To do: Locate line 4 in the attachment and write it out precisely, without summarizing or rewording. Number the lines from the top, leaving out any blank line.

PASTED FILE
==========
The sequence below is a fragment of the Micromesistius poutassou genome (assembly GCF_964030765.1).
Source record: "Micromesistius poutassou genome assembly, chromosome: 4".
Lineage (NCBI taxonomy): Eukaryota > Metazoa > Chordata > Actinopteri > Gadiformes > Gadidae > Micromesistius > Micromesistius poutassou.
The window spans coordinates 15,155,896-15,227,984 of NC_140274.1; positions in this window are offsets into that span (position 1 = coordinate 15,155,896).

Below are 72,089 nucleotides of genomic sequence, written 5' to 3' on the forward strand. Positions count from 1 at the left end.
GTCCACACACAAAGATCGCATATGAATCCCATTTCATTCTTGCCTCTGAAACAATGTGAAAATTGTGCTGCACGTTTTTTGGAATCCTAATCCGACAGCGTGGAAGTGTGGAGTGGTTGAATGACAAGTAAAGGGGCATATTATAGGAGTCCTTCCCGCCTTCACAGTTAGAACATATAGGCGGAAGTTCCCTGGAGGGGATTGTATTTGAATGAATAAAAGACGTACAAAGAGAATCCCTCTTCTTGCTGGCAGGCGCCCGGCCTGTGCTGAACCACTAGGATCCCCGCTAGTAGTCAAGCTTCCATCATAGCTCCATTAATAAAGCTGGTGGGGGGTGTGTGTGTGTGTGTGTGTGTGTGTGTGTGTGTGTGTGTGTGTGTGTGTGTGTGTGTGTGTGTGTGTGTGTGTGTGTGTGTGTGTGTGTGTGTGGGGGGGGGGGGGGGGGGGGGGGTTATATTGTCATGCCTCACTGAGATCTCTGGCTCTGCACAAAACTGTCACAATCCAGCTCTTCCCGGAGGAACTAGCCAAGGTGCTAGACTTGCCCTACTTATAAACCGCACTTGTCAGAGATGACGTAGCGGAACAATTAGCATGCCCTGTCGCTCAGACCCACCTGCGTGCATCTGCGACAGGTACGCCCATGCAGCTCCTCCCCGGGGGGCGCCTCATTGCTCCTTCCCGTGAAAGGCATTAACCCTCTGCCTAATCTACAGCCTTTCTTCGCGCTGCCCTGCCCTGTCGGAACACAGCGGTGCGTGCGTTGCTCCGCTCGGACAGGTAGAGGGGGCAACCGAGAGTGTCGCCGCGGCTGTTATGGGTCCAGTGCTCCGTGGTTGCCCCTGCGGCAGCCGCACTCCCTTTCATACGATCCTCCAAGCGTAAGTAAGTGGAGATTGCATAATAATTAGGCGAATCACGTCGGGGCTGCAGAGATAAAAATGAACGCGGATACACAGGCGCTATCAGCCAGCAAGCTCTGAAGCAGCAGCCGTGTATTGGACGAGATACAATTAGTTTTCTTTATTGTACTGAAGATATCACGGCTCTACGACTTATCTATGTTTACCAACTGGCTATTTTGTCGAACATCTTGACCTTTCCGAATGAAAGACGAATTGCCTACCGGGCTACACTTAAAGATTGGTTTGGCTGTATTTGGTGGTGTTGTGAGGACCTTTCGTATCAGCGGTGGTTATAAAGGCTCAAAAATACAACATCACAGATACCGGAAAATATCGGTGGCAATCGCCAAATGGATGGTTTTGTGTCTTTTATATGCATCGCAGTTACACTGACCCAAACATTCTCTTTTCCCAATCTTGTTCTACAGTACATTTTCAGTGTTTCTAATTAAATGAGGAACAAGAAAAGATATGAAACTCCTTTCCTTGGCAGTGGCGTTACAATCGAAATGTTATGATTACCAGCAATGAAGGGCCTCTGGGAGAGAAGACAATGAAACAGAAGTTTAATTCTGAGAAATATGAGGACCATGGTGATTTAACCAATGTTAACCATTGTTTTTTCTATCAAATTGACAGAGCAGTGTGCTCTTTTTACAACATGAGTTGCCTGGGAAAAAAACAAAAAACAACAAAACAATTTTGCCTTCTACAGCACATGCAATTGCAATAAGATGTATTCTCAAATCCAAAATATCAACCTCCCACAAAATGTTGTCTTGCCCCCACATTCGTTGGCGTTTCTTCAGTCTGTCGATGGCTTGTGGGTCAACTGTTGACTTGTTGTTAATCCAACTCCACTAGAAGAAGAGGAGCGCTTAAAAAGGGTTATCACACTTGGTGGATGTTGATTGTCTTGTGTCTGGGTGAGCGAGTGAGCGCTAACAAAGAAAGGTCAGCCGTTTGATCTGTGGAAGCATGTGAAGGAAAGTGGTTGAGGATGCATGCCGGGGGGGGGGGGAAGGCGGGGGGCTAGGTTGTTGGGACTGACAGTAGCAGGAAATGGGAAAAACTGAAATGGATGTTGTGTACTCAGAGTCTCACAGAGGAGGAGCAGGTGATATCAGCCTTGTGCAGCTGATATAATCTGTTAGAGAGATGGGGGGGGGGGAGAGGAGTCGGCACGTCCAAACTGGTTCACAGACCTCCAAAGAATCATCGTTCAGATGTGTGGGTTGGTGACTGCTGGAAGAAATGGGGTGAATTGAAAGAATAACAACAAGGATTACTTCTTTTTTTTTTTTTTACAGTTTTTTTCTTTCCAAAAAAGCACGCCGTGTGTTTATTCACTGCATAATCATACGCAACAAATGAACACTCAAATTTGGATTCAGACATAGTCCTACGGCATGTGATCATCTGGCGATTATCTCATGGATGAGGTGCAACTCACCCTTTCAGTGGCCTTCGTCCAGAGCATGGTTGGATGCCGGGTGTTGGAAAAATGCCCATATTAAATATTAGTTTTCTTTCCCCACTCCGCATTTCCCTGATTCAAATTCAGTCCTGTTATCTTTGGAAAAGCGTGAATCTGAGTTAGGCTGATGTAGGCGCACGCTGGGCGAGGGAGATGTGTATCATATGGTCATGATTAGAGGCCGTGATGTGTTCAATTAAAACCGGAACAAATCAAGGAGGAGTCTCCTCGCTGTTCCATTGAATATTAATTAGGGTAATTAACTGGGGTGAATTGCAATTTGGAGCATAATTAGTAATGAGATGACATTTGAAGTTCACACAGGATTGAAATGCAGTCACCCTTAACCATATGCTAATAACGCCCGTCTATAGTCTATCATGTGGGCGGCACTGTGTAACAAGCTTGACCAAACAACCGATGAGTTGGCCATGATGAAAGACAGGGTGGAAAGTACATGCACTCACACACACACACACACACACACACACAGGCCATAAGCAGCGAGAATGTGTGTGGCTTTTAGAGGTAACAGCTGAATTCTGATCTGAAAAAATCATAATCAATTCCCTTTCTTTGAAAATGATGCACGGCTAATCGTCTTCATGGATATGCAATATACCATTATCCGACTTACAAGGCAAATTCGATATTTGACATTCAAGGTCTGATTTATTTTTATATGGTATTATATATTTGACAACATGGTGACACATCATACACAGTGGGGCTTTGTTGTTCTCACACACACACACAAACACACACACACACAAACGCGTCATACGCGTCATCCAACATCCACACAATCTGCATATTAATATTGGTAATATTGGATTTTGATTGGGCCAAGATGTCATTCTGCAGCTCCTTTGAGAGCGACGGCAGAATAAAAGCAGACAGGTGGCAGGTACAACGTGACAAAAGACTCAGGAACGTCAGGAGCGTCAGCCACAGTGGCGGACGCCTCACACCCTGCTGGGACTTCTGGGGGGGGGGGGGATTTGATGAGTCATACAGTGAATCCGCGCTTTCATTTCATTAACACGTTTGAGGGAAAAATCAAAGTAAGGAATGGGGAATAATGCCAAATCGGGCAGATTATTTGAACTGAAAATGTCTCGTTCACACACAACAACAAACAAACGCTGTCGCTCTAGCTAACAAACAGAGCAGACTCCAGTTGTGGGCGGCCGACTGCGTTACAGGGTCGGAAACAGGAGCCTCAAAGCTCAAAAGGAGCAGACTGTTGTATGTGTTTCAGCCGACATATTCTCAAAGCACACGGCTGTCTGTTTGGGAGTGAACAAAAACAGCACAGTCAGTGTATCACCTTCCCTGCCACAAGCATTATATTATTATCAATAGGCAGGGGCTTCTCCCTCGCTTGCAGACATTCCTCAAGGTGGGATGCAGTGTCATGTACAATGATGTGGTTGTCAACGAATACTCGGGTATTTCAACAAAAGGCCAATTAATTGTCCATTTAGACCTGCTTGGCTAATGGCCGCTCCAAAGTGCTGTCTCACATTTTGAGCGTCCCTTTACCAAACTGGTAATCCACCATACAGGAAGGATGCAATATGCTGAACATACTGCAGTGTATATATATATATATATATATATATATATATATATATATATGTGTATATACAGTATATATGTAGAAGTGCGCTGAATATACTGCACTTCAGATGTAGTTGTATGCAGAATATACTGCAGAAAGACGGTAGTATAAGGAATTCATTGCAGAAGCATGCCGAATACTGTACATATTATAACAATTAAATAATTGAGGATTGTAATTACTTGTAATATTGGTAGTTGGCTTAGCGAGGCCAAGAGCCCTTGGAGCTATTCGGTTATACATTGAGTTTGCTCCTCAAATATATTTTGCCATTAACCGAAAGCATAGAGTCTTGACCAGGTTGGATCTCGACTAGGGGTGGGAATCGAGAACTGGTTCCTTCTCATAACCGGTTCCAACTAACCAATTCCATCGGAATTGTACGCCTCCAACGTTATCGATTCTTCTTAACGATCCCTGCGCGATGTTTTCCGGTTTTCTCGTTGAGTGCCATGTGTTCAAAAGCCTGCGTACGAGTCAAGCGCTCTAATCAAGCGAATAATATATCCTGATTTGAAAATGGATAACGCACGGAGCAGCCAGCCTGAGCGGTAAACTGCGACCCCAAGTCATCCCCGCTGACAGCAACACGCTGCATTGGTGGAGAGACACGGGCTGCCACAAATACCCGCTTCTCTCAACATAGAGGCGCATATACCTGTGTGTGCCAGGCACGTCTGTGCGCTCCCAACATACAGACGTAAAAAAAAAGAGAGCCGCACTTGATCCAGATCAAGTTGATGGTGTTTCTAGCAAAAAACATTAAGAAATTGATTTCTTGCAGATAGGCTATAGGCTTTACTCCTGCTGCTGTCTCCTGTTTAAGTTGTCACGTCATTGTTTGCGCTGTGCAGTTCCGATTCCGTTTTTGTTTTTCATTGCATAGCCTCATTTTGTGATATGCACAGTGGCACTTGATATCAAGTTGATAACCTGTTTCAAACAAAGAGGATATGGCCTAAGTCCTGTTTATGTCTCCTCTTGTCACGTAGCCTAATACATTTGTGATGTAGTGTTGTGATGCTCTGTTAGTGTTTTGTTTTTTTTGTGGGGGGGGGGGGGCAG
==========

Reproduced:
The window spans coordinates 15,155,896-15,227,984 of NC_140274.1; positions in this window are offsets into that span (position 1 = coordinate 15,155,896).